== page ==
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Diplomacy Dmytro Kuleba Hungary Minority rights Péter Szijjártó Ukraine News

Ukraine plans to ban foreign national anthems

Ethnic minority rights continue to hamper Hungarian-Ukrainian relations

editor: REMIX NEWS
author: Dénes Albert
via:

Ukraine is planning to ban foreign national anthems during certain political settings in what is being seen as the latest attempt to crackdown on minority rights in the country.

Fresh on the heels of Hungarian Minister of Foreign Affairs and Trade Péter Szijjártó’s visit to Ukraine, a representative of the Servant of the People party from the Transcarpathia region introduced a bill to Ukrainian Parliament that would ban playing the anthems of foreign states during any assemblies from the smallest to the largest local and regional councils and assemblies, daily Magyar Nemzet reports.

The motion was submitted by Anatoliy Kostiuk, MP of Ukrainian President Volodymyr Zelensky’s party.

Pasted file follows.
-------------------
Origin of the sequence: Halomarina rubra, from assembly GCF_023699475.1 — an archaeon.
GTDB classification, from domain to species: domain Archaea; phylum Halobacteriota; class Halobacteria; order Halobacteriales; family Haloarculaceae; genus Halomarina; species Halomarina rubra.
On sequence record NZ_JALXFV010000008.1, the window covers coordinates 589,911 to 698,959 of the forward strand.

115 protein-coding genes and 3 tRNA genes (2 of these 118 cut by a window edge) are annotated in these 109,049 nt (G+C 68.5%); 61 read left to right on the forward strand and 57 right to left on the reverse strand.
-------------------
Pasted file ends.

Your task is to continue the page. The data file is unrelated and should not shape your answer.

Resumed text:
Ukraine and Hungary have been at loggerheads for several years over the issue of ethnic minorities. Although the root cause of Ukrainian authorities’ systematic dismantling of minority rights is the anti-Russian sentiment in the country, the ethnic Hungarian minority in the southwestern region of Transcarpathia has also become an accidental victim of it.

But in recent years, far-right, xenophobic groups in Transcarpathia also began to specifically target the Hungarian minority there.

Last Wednesday, in an attempt to defuse the situation, Szijjártó met in Kiev with his counterpart, Dmytro Kuleba. While Szijjártó said after the meeting that it was a promising start, the official statements of the two officials left little doubt that it is only the beginning of a long road.

The Ukrainian foreign minister has indicated that he condemns the incitement against the Hungarian minority in Ukraine but finds unacceptable any anti-Ukrainian rhetoric that can be heard from some political circles. He stated that the Ukrainian state does not want to cause harm to the Hungarians.

“We are a country, a society, and they will remain forever,” Dmitro Kuleba said.

Szijjártó, for his part, said that Ukrainian police conducting aggressive house searches of Hungarians had raised concerns in Hungary.

“I would very much like ‘unfair or conceptual procedures’ not to burden this system of relations,” said Hungary’s foreign minister.

Title image: Hungarian Minister of Foreign Affairs and Trade Péter Szijjártó. (MTI/Noémi Bruzák)